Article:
Myanmar Now editor suffered gunshot wound to leg during trip to southern Rakhine last year

On December 31 2019, Myanmar Now’s editor-in-chief Swe Win suffered a gunshot wound to his leg while on a family vacation in the town of Gwa in southern Rakhine state. The assailant or assailants were hidden from view and have not yet been identified. 

Swe Win has kept silent about this incident until now because he did not want to disrupt the police inquiry and, above all, did not want to become part of the news. 

In the aftermath of the shooting, officials from the General Administration Department (GAD) conducted a preliminary inquiry on orders from Rakhine’s Chief Minister, Nyi Pu. Details of the inquiry have still not been released.

Over the past 11 months, Myanmar Now has quietly investigated the shooting while waiting for the official results of the inquiry. Since all our efforts have been exhausted and we see no prospect of the results of the official inquiry coming to light, we have decided to go public about the incident. 

The following is a chronology of events covering key details of what we know so far about the attack:

• ‌‌On the morning of December 30, 2019, Swe Win, his wife, and their four-year-old daughter travelled with a Myanmar Now colleague, his wife and their four-year-old son from the town of Thandwe in southern Rakhine state to the coastal town of Gwa in a rented passenger van. 

• Halfway through the trip, the driver of the van received a phone call from a military intelligence officer in Thandwe, who asked the whereabouts of Swe Win. Swe Win was not alarmed by this since he is relatively well-known in Myanmar and it is routine for many security officials to track the movements of journalists. 

• Swe Win reached a guesthouse with the others at 1pm that day and told the guesthouse owner that his group would be leaving at 8am on the following morning and heading to Thandwe airport. The guesthouse owner received multiple phone calls during Swe Win’s stay from an officer at the nearby Kantharyar police station, a military intelligence officer and a local administrative official. They all said he must inform them when Swe Win was leaving and tell them the name of the driver of their van and the van’s license plate number. The guesthouse owner told Swe Win about the phone calls after the shooting.

• As requested, the guesthouse owner informed the police officer once Swe Win left with the others on the morning of December 31.

• Forty minutes later, the van was hit by a bullet as it slowly turned a corner on a rough countryside lane. The bullet came from the direction of a narrow stretch of three-foot high grass that lies along the coast. Fortunately, the bullet hit the keyhole of the door at which Swe Win was sitting. The steel lock broke and caused the bullet to change course and hit Swe Win’s leg. If it weren’t for the lock, the bullet could have hit a vital organ and killed him.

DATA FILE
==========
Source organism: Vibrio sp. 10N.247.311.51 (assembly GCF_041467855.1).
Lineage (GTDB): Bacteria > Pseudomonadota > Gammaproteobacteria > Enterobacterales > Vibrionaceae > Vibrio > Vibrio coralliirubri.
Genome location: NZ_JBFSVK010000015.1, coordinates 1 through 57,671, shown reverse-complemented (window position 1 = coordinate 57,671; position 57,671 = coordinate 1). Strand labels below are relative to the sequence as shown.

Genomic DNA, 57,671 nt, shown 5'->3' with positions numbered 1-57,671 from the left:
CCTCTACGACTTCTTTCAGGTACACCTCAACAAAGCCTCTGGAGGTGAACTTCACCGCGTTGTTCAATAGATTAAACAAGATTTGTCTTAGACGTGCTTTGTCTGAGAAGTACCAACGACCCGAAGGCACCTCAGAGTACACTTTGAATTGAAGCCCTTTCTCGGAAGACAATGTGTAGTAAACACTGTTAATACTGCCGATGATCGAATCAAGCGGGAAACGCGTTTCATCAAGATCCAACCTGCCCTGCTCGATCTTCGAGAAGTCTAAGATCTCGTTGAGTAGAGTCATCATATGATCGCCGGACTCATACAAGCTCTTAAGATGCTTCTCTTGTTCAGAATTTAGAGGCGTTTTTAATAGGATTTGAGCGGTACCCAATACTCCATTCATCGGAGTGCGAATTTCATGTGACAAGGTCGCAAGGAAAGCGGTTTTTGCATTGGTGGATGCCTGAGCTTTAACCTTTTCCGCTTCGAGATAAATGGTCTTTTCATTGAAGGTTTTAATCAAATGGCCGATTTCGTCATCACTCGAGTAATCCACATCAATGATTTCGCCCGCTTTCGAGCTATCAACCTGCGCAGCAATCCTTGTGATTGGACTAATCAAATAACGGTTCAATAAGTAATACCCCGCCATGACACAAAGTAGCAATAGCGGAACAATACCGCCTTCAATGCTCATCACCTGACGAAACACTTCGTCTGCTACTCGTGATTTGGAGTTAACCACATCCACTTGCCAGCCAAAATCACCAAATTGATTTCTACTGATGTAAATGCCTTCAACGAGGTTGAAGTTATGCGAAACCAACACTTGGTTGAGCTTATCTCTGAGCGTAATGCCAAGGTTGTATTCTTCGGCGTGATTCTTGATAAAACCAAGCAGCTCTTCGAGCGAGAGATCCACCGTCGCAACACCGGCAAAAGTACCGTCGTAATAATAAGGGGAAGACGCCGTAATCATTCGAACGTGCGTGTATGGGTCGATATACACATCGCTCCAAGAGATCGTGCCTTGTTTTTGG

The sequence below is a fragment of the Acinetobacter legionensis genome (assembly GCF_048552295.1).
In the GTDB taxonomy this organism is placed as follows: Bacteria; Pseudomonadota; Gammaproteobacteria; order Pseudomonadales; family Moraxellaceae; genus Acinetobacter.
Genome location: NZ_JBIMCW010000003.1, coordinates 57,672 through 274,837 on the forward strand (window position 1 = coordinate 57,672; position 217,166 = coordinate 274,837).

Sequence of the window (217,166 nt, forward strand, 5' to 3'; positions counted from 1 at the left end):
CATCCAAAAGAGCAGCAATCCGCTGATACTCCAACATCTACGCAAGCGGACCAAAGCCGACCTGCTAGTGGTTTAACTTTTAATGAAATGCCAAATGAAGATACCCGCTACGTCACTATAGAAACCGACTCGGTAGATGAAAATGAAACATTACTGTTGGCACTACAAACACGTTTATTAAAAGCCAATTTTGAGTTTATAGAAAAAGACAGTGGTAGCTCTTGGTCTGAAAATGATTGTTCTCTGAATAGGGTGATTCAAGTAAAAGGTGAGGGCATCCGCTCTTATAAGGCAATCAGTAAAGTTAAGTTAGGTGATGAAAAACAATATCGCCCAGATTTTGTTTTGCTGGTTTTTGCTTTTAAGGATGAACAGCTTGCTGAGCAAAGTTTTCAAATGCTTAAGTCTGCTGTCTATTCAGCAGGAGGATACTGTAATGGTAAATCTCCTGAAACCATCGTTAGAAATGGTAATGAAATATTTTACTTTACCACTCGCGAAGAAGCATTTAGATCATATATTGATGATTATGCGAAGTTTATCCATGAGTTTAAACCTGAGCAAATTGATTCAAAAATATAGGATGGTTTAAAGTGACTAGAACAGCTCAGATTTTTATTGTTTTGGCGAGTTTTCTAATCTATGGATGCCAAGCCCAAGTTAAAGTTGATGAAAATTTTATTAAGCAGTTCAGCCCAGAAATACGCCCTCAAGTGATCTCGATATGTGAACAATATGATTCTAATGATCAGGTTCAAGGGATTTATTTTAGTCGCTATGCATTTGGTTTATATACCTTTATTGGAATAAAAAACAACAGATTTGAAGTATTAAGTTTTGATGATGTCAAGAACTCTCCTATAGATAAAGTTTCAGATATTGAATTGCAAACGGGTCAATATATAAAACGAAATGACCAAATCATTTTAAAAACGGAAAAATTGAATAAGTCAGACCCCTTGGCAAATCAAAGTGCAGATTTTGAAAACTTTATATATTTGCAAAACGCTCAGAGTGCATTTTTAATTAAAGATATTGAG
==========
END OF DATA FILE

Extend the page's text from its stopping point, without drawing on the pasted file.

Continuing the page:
• Swe Win’s family members, his colleague, and the colleague’s wife and son were all in the vehicle at the time but were physically unharmed. 

• In the immediate aftermath of the incident, the local township police officer called the guesthouse owner and said Swe Win had been hit by flying debris from a dynamite explosion at a rock quarry.

• A piece of the bullet, which was made of lead, was removed from the gunshot wound and handed over to the police. 

• Swe Win underwent an hour-long surgical procedure at Yangon General Hospital for the gunshot wound.

• Three days after he was hospitalised, he had a phone conversation with Kaung Myat Naing, the chief of the GAD in Thandwe. He told Swe Win that there were no roadworks nor any kind of rock quarry in the area of the incident and no permit had been issued to anyone to carry out work involving explosions there. The GAD officer also said that the local police were not aware of Swe Win’s presence in the area prior to the shooting incident, though that contradicts what the guesthouse owner said about receiving phone calls from a township police officer. 

We strongly believe that the shooting was meant as a threat aimed at discouraging Myanmar Now from confronting powerful interests with its journalism. It will not work. We will continue our independent, unbiased reporting with as much determination and conviction as ever.  



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